However, back to reality. Scrutineer in.': was soon under way and 24 entries were quickly signed on. This included the poor devil who had to go and lie in the snow tightening his UJ-bolts!

 

Considering the petrol situation in Lancashire and the weather situation country wide, the number of spectators and entrants were remarkable.. We even had a Diahatsu and a Stonefield come to see us, (we won't comment on the effort required to get into the field by one of these vehicles)!'

 

Ten sections'in all, mostly wide, not that it made a lot of difference to the scores, which were all high. One or two found that the snow which looked so 'crisp, deep, and even' contained rocks which effectively magnetised themselves to the undersides of Landies with devastating results.

 

The snow returned just before lunch making life just a little harder and the sections just a little slippier. It also helped make the convoy down to the local hostelry a lot longer, I think!

 

Around lunchtime the temperature attempted to crawl above freezing, and failed, and I tried to cheer people up by telling them jokes, and failed.  Luckily Ted, Carl and Paul succeeded in turning a couple of sections round and marking out a Tea-m Recovery. Most of the pub crowd returned in the afternoon looking distinctly rosier than when they went, most of them drove better too!. The afternoons sections were quickly polished off and the Team Recovery was started.

 

We had'a few laughs here, especially with Raymond Sagar who fell over and played dead in his Series II, his partner Jonathan Oldfield, stuck in the bottom of the recovery hole never knew what had happened, as Raymond was righted and pulling- again within seconds several motors managed to scramble out of the snow hole unaided, by a combination of momentum, lunacy and luck, not to mention the odd flying snowball.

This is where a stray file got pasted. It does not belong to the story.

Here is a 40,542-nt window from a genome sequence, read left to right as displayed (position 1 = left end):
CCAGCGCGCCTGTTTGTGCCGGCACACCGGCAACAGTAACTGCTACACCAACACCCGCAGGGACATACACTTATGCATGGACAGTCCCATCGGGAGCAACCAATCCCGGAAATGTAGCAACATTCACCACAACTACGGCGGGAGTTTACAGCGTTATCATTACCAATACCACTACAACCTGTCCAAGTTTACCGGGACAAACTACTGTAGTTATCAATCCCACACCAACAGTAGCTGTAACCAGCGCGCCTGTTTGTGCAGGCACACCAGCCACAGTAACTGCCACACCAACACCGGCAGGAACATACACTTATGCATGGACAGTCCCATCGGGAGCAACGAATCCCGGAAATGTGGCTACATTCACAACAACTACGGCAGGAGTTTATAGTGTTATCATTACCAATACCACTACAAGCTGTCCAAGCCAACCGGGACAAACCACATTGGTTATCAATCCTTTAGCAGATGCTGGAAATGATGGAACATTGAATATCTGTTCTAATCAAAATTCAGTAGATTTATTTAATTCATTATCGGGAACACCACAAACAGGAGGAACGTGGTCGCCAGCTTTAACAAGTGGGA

It wasn't a day for hanging about chattering, so the prizes were dished out in super quick time, and people disappeared down the track with thoughts of gas fires and settees flitting before their eyes.  All except the Yeadon crowd who went looking for a pub that opened early!

 

Great thanks must be given to the Marshalls, who braved a fate worse than a brass monkeys, in order to officiate (They helped too.'), and Victoria Crosses go to Ted Hartley, Carl Amos, and Paul Dewhirst, for devotion to duty. I thought that Paul would have had more sense than to keep getting roped in by T and G every year, (he must like snow.').

 

Their request for Haggates date to be changed to Summer, was of course denied, again!  There have been a few mutterings that we should do like most other clubs and hibernate in Winter, then run more events in Summer.  What do you think?  Why not write and pass your opinions.

 

 
 
MSA and ARC club members are welcome to come along and join our events. Phone Mark on 07866 506521 / 01282 703718

 

 

Pennine Land Rover Club, Pennine LRC